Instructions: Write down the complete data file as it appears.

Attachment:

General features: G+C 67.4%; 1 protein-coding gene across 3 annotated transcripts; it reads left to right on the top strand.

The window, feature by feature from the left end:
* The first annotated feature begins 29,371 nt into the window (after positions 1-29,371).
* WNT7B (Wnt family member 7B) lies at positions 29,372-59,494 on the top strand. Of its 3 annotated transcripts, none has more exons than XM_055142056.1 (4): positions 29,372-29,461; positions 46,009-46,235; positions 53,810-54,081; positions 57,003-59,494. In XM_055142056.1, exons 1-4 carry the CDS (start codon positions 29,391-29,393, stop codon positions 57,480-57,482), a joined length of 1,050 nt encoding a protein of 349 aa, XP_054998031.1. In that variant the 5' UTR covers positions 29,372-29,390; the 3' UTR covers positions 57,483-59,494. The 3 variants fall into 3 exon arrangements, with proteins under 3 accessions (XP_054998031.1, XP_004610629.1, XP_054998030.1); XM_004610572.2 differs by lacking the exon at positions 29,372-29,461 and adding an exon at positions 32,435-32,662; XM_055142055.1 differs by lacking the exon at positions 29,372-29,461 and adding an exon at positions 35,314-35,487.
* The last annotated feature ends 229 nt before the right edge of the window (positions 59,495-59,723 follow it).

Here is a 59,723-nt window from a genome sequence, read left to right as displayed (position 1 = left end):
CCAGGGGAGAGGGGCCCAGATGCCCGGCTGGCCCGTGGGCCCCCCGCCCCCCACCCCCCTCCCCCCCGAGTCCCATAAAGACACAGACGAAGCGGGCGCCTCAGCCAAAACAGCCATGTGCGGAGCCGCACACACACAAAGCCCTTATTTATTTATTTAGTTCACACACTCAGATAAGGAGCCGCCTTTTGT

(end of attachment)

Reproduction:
General features: G+C 67.4%; 1 protein-coding gene across 3 annotated transcripts; it reads left to right on the top strand.

The window, feature by feature from the left end:
* The first annotated feature begins 29,371 nt into the window (after positions 1-29,371).
* WNT7B (Wnt family member 7B) lies at positions 29,372-59,494 on the top strand. Of its 3 annotated transcripts, none has more exons than XM_055142056.1 (4): positions 29,372-29,461; positions 46,009-46,235; positions 53,810-54,081; positions 57,003-59,494. In XM_055142056.1, exons 1-4 carry the CDS (start codon positions 29,391-29,393, stop codon positions 57,480-57,482), a joined length of 1,050 nt encoding a protein of 349 aa, XP_054998031.1. In that variant the 5' UTR covers positions 29,372-29,390; the 3' UTR covers positions 57,483-59,494. The 3 variants fall into 3 exon arrangements, with proteins under 3 accessions (XP_054998031.1, XP_004610629.1, XP_054998030.1); XM_004610572.2 differs by lacking the exon at positions 29,372-29,461 and adding an exon at positions 32,435-32,662; XM_055142055.1 differs by lacking the exon at positions 29,372-29,461 and adding an exon at positions 35,314-35,487.
* The last annotated feature ends 229 nt before the right edge of the window (positions 59,495-59,723 follow it).

Here is a 59,723-nt window from a genome sequence, read left to right as displayed (position 1 = left end):
CCAGGGGAGAGGGGCCCAGATGCCCGGCTGGCCCGTGGGCCCCCCGCCCCCCACCCCCCTCCCCCCCGAGTCCCATAAAGACACAGACGAAGCGGGCGCCTCAGCCAAAACAGCCATGTGCGGAGCCGCACACACACAAAGCCCTTATTTATTTATTTAGTTCACACACTCAGATAAGGAGCCGCCTTTTGT